Relax the soul and rest the feet in NZ’s compact and colourful capital. Get your culture fix at the national museum, Te Papa, and take the cable car up to the Botanical Gardens. Make sure you keep the energy up with a cup of the good stuff from one of Wellington’s many fantastic independent cafes and finish the evening at one of our recommended restaurants.
Day 10: Wellington to Marlborough
Catch the ferry and cross the Cook Strait and enter the South Island through the incredible Marlborough Sounds. Marlborough is the country’s largest wine region, so it’d be sacrilegious not to spend the day making sure that the wine is up to snuff. You can take your pick of the tour options here.
Day 11 – 12: Marlborough to Hanmer Springs via Kaikoura
The target here is Hanmer Springs and its jet-boating, golf courses and thermal spas, which is a five-hour drive from Marlborough. However, it’d be a waste not to take this chance to stop in Kaikoura and avail yourself of the whale watching, which is about halfway between the two.
Day 13: Hanmer Springs to Christchurch
A couple of hours south is Christchurch, the biggest city in the South Island. Head here to see how the city was wrecked by the 2011 earthquake and how it has subsequently risen from the ashes of this disaster. Pop-up bars and container-based shopping malls will break up the potential cycling and punting down the river you can indulge in.
Day 14: Christchurch to Dunedin
Another half-day of driving, but the ridiculously dramatic Southern Alps marching along with you on your left will alleviate any boredom. Take breaks in the towns of Timaro, Temuka or Oamaru. If you drive through Oamaru at dusk, make sure you stop off at the beach. You might see the resident blue penguins walking up for the night.
Day 15 – 16: Dunedin to Stewart Island
South again through more winding roads. This is where the wild could be said to really start. Seals, waterfalls, picturesquely desolate beaches and rivers abound down here, as you head through the Catlins. Stop off for a a famous NZ delicacy in the form of a Bluff oyster and then hop on the hour long ferry over to Stewart Island. Stay the night and take your time enjoying the wild country and the incredible variety of fauna and flora that call it home.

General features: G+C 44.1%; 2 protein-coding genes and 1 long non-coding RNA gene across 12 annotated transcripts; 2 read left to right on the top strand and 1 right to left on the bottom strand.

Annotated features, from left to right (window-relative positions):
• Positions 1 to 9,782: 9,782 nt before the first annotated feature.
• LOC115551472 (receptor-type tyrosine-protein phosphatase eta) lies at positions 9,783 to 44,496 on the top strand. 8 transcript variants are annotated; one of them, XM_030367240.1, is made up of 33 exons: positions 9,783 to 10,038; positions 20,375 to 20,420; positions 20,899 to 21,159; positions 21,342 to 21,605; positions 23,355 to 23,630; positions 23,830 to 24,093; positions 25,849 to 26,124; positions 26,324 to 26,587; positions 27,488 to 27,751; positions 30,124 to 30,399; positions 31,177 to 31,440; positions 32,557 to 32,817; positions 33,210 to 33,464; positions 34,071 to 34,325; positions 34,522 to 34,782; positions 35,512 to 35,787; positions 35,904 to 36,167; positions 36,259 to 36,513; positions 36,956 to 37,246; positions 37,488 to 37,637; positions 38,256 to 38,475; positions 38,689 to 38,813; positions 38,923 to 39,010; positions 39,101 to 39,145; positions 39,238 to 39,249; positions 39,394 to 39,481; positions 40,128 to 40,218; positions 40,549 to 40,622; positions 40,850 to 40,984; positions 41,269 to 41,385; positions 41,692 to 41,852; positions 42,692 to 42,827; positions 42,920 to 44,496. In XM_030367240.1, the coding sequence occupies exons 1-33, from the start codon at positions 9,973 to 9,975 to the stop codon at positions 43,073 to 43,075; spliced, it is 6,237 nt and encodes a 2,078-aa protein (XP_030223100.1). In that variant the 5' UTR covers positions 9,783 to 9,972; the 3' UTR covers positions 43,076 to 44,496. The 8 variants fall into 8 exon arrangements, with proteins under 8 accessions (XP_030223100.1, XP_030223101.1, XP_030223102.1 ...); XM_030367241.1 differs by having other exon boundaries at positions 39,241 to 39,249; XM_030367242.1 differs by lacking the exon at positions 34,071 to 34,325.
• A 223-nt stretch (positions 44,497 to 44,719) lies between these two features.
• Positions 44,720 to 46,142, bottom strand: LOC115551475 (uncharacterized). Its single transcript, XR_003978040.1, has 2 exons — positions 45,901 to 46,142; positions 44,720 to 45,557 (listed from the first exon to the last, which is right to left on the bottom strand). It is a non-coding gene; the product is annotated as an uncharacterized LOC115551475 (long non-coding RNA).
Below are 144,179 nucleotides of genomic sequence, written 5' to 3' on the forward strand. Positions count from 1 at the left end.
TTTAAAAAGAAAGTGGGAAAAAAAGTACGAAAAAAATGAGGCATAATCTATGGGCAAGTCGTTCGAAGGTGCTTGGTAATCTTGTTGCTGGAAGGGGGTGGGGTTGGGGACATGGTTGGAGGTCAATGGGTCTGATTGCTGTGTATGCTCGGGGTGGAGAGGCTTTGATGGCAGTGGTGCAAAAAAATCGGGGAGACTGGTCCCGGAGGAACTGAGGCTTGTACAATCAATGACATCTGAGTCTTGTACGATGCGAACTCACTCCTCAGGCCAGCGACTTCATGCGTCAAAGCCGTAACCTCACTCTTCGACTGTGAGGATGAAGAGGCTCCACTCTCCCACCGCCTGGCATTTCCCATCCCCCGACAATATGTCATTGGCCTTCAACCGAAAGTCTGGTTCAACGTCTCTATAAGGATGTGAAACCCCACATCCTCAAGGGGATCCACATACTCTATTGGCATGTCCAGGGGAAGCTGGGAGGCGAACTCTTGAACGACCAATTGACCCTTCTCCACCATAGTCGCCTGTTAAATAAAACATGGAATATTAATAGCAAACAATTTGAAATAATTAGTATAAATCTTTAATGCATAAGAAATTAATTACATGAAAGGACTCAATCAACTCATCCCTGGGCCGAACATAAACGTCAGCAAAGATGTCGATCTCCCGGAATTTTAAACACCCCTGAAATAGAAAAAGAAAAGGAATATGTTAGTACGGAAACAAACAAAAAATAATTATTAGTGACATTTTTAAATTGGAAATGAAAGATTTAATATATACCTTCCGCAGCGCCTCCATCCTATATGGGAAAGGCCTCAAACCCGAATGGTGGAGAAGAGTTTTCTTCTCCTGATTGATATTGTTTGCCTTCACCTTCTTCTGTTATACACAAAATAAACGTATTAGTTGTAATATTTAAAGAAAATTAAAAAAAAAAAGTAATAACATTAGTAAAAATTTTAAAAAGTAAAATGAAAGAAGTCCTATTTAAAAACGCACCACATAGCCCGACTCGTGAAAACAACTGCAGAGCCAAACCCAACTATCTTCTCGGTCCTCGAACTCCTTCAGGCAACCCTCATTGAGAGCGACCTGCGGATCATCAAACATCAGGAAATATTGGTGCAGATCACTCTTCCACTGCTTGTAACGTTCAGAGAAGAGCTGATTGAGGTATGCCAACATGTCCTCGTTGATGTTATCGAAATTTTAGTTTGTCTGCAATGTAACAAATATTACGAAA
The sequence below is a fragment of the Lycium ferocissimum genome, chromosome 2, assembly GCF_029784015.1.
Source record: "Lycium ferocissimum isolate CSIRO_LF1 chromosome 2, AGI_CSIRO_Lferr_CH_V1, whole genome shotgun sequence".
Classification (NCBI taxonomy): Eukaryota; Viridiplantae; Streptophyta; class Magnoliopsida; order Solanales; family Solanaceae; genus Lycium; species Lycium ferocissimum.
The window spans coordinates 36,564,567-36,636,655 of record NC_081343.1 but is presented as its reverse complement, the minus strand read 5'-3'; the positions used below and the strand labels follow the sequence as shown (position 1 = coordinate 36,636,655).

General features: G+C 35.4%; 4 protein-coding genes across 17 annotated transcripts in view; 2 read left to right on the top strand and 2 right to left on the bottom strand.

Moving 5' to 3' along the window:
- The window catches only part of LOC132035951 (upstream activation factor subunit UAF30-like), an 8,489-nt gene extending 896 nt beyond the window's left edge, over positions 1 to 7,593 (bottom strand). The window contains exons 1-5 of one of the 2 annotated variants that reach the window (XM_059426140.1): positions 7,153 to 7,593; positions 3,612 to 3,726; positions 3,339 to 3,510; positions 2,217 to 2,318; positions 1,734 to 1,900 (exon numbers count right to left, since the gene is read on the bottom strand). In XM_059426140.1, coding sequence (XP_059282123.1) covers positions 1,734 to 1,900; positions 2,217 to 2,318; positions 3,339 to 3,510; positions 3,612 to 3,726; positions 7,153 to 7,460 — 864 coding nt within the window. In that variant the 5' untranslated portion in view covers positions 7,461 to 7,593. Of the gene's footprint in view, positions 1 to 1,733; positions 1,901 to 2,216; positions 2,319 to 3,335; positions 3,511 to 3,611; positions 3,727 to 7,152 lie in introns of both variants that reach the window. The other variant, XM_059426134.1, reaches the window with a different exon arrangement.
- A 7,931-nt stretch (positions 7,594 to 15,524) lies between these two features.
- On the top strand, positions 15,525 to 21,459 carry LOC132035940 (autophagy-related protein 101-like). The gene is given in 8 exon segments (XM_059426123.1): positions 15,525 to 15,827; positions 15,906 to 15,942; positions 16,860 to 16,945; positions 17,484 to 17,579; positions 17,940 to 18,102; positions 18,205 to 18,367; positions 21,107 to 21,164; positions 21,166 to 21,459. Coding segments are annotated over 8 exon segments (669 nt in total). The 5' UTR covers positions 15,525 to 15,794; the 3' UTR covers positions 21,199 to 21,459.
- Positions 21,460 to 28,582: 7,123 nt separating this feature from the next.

Day 17 – 18: Stewart Island to Fiordland
Welcome to Lord of the Rings country. With the combination of glacial rivers, snow-capped mountain peaks, swathes of untouched forest and deserted fiords, this is awe-inspiring landscape. The road to Milford Sound is commonly held to be one of the most scenic drives in the country. Once there, you’re going to want to spend the majority of your time cruising the sounds themselves. This place really is a feast for the old eyeballs — and Mother Nature’s food for the soul.
Day 19: Fiordland to Queenstown
Head north now and find yourself in the sensational town of Queenstown. After being immersed up to the eyebrows in breathtaking scenery over the last few days, it’s pleasant to sit at one of the many luxury Queenstown restaurants and view the mountains and lakes from a distance. Stay the night so you can squeeze in a spot of jet-boating, take the plunge with a bungy jump or have a day of skiing in the winter.
Day 20: Queenstown to Wanaka, and back again
Take the hour long drive over the Crown Range Road for some more exceptional views. Wanaka is more of the same that Queenstown offers, but make sure you stop off in the historic little town of Arrowtown. After a day exploring, it’s time to head back to Queenstown.
Day 21: Home
Catch a connecting flight from Queenstown to any of NZ’s major airports but not before a sneaky round on one of the most scenic golf-courses imaginable, followed by a quick burger at the institution that is Fergburger.